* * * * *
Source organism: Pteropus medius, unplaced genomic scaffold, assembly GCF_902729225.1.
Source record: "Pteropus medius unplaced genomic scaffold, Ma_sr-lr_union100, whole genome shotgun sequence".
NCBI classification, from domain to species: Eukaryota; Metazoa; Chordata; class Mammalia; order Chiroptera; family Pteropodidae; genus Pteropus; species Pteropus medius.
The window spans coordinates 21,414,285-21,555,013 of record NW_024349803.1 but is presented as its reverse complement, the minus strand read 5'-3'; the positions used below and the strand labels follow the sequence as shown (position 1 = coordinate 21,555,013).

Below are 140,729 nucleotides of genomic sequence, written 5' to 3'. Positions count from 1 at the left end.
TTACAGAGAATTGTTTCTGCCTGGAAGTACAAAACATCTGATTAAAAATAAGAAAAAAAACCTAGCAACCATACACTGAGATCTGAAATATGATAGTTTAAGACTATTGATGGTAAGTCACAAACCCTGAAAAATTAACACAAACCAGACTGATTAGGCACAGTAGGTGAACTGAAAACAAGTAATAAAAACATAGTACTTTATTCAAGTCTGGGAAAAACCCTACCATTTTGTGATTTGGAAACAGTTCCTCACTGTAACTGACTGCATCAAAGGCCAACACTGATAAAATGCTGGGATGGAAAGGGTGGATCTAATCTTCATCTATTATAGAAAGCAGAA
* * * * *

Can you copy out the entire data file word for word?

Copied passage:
Source organism: Pteropus medius, unplaced genomic scaffold, assembly GCF_902729225.1.
Source record: "Pteropus medius unplaced genomic scaffold, Ma_sr-lr_union100, whole genome shotgun sequence".
NCBI classification, from domain to species: Eukaryota; Metazoa; Chordata; class Mammalia; order Chiroptera; family Pteropodidae; genus Pteropus; species Pteropus medius.
The window spans coordinates 21,414,285-21,555,013 of record NW_024349803.1 but is presented as its reverse complement, the minus strand read 5'-3'; the positions used below and the strand labels follow the sequence as shown (position 1 = coordinate 21,555,013).

Below are 140,729 nucleotides of genomic sequence, written 5' to 3'. Positions count from 1 at the left end.
TTACAGAGAATTGTTTCTGCCTGGAAGTACAAAACATCTGATTAAAAATAAGAAAAAAAACCTAGCAACCATACACTGAGATCTGAAATATGATAGTTTAAGACTATTGATGGTAAGTCACAAACCCTGAAAAATTAACACAAACCAGACTGATTAGGCACAGTAGGTGAACTGAAAACAAGTAATAAAAACATAGTACTTTATTCAAGTCTGGGAAAAACCCTACCATTTTGTGATTTGGAAACAGTTCCTCACTGTAACTGACTGCATCAAAGGCCAACACTGATAAAATGCTGGGATGGAAAGGGTGGATCTAATCTTCATCTATTATAGAAAGCAGAA